Everybody Say Love: The Power of Drag

Drag is having a moment. RuPaul’s Drag Race, the competition reality series has won multiple Emmys both for the show and its iconic host, and has moved from the niche cable station Logo to its home at MTV, with ratings higher than ever. The series has even spawned international versions, including Canada, the United Kingdom, Spain and the Philippines to name just a few. There are large scale tours going on all the time, a nightly show on the Las Vegas strip and even conventions dedicated to these contestants-turned-celebrities.

Yet, despite this visibility, drag is also under attack. Drag queen storytimes at libraries have been protested throughout the country, mixing with a wider push by certain groups to ban books in public and school library collections, many of which are focused on LGBTQ+ identities. States like Tennessee and North Carolina have put forward “bans” on drag performance, though thus far nothing has been enacted, but their insidious implications are already being felt.

This list of books includes titles written by past Drag Race favorites as well as historical portraits of some queens that paved the way for the performers we are watching today.

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Working Girls: Trixie and Katya’s Guide to Professional Womanhood

Comedic drag duo Trixie and Katya’s previous book purported to be a “guide to modern womanhood.” In their second outing, the queens take a look at the specific issues women face in the workplace. While especially focused on humor, Working Girls still aims to provide plenty of real-world applications, especially from Mattel, who herself runs her own eponymous makeup brand. As visual artists, the photo shoot elements are specially curated. This title is also available for checkout as an eBook and eAudio on OverDrive/Libby.

Who Does That Bitch Think She Is?: Doris Fish and the Rise of Drag

Craig Selgiman profiles Australian-born drag queen Doris Fish (real name Philip Mills), who crashed the San Francisco scene in the 1970s. Her life, which coincides with the AIDS epidemic and Anita Bryant’s Save Our Children campaign that directly antagonized drag performers. Fish’s story and the world they inhabited is eerily prescient to today’s current moment. This title is also available for checkout as an eBook and eAudio on OverDrive/Libby.

The Big Reveal: An Illustrated Manifesto of Drag

The “big reveal” in the title of Sasha Velour’s memoir can have multiple meanings. There’s the roses-under-the-wig reveal she pulled off on her way to winning the ninth season of RuPaul’s Drag race—a move that forever changed how future contestants would tackle lip syncing. There’s the revelations of her journey to actualization as a politically conscious drag performer. There’s also the reveal of how her own drag career has intermingled with the LGBTQ+ civil rights movement. Part life story, part self-improvement manifesto, and part historical study, The Big Reveal shows Velour is just starting to show her cards. This title is also available for checkout as an eBook on OverDrive/Libby.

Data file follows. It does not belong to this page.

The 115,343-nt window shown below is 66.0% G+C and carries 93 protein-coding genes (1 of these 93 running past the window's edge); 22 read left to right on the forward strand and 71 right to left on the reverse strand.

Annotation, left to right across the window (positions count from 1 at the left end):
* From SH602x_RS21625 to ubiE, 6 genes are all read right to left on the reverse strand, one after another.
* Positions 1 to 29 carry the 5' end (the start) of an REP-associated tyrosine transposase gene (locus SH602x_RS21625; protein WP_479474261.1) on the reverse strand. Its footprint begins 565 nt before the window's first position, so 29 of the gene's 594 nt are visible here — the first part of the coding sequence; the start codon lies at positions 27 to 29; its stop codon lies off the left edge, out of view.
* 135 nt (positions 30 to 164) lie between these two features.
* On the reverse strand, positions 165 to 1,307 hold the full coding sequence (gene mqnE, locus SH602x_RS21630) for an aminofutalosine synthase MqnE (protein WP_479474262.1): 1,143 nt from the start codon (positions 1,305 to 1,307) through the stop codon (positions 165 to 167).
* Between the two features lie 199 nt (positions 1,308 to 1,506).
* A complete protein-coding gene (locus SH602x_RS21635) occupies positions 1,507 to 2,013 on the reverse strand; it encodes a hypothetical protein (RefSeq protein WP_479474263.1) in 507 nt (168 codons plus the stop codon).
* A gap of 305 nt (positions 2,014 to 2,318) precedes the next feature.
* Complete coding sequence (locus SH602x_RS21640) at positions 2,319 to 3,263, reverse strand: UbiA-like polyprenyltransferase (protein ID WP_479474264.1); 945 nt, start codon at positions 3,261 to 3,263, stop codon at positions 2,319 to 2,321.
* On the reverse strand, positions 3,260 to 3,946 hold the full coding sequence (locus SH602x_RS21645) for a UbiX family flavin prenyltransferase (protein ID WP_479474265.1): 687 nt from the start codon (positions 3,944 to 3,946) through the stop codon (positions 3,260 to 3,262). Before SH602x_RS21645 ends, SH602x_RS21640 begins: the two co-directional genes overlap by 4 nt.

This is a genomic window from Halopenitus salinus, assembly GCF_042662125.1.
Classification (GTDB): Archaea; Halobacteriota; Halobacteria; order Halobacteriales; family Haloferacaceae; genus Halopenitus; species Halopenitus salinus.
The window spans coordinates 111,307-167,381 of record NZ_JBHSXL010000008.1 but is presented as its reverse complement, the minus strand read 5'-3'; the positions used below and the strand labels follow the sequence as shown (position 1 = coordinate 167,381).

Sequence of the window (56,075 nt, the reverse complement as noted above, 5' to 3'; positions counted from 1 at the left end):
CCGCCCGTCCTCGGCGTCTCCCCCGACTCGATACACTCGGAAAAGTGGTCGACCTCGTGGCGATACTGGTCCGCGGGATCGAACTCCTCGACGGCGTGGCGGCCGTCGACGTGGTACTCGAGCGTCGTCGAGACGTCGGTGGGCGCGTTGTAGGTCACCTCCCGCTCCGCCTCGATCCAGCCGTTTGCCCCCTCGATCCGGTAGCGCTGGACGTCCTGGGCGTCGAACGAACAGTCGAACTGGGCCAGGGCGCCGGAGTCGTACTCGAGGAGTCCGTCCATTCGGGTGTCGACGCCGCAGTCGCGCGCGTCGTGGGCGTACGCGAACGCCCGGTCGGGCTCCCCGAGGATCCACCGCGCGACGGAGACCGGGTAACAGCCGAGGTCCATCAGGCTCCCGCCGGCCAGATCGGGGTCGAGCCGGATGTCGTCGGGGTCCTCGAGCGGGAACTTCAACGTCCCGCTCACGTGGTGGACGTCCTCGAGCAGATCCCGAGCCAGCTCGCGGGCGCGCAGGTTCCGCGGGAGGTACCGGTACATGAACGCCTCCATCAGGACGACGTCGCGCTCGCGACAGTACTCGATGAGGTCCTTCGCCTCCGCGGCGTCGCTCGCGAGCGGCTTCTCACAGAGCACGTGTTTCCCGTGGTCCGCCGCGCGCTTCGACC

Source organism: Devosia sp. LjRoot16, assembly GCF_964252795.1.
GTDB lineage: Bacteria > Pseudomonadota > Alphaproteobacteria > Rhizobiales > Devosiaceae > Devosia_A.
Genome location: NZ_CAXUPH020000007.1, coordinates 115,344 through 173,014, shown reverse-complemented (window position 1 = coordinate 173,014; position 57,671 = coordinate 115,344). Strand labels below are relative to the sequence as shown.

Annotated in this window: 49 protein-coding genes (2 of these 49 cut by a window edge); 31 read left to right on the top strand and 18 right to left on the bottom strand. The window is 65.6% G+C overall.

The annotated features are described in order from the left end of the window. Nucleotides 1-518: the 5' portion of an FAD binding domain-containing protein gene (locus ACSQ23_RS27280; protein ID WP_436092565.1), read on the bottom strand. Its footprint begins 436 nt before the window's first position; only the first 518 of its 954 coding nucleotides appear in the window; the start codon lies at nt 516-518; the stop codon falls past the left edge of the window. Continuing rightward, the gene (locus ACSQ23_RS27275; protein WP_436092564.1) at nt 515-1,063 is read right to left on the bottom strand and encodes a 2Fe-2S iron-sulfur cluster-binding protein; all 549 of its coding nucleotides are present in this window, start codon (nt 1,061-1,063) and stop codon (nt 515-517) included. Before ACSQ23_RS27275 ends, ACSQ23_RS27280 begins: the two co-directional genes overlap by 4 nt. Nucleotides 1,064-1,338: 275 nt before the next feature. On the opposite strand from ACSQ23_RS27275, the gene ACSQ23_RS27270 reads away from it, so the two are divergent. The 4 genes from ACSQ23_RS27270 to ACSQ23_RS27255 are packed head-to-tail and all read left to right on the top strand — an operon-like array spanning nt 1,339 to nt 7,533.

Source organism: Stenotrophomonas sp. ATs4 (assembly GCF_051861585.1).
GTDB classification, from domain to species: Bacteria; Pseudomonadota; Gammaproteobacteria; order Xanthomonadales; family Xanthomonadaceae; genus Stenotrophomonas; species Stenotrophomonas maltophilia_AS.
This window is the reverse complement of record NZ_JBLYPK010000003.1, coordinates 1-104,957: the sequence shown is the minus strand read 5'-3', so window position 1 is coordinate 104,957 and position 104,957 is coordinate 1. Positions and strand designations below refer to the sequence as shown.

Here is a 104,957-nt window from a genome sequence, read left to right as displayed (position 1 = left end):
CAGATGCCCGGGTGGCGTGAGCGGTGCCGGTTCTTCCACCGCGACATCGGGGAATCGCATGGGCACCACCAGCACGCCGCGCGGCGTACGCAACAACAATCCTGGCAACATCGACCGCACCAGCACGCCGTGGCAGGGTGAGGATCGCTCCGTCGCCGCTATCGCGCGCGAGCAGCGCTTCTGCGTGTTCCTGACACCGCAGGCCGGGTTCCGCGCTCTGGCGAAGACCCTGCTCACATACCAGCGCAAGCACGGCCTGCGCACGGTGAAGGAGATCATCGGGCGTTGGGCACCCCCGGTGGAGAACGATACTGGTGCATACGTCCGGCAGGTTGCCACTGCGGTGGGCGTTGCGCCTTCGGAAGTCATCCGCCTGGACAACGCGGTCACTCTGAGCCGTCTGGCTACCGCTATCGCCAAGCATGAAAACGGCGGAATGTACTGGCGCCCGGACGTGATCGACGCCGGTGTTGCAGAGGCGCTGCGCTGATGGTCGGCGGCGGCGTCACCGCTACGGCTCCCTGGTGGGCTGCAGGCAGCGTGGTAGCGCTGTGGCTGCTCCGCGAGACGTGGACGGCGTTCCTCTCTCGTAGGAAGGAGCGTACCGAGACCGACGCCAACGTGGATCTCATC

How You Get Famous: Ten Years of Drag Madness in Brooklyn

Nicole Pasulka takes an anthropological approach to her research of the Brooklyn drag scene, focusing on the 2010s. Pasulka not only attends shows that range widely in production values, but also spends time with the performers in their homes as they navigate their complicated lives and careers. Fans of RuPaul’s Drag Race will recognize some names highlighted, but Pasulka makes it clear that the fame that comes with drag on television is a complicated goal that performers wrestle with for both the ones that make it on and those that don’t. This title is also available for checkout as an eBook on OverDrive/Libby.

My Name's Yours, What's Alaska?: A Memoir

Alaska began her drag journey as a student at the University of Pittsburgh in the early 2000s. From there, she took her unique viewpoint on the artform to Los Angeles and, eventually, our television screens on two seasons of RuPaul’s Drag Race—she won the second iteration of the All Stars version of the series. In her memoir, Alaska writes about growing up in Erie with the distinct feeling that she was meant for something more even before her journey as a professional drag artist began, and how the fame that came from being on RuPaul’s Drag Race brought new complexities to her life and career. Full of Alaska’s trademark humor, My Name’s Yours takes readers on a journey beyond the glamorous, otherworldly persona. This title is also available for checkout as an eBook and eAudio on OverDrive/Libby.

The Art of Drag

Before RuPaul’s Drag Race propelled the cultural phenomenon into the global spotlight, drag had been around for thousands of years. Immerse yourself in the rich history of drag in this lusciously illustrated guide, brimming with dazzling colors and fabulous facts.

Legendary Children: The First Decade of RuPaul's Drag Race and the Last Century of Queer Life

Fashion bloggers Tom Fitzgerald and Lorenzo Marquez have been writing about RuPaul’s Drag Race since it began more than a decade ago. In Legendary Children, the pair take a deep dive into the nuances of the series and some of the stars that have been created after their time on the show. Using the show as a foundation, they move beyond the screen to frame Drag Race into the wider LGBTQ+ history.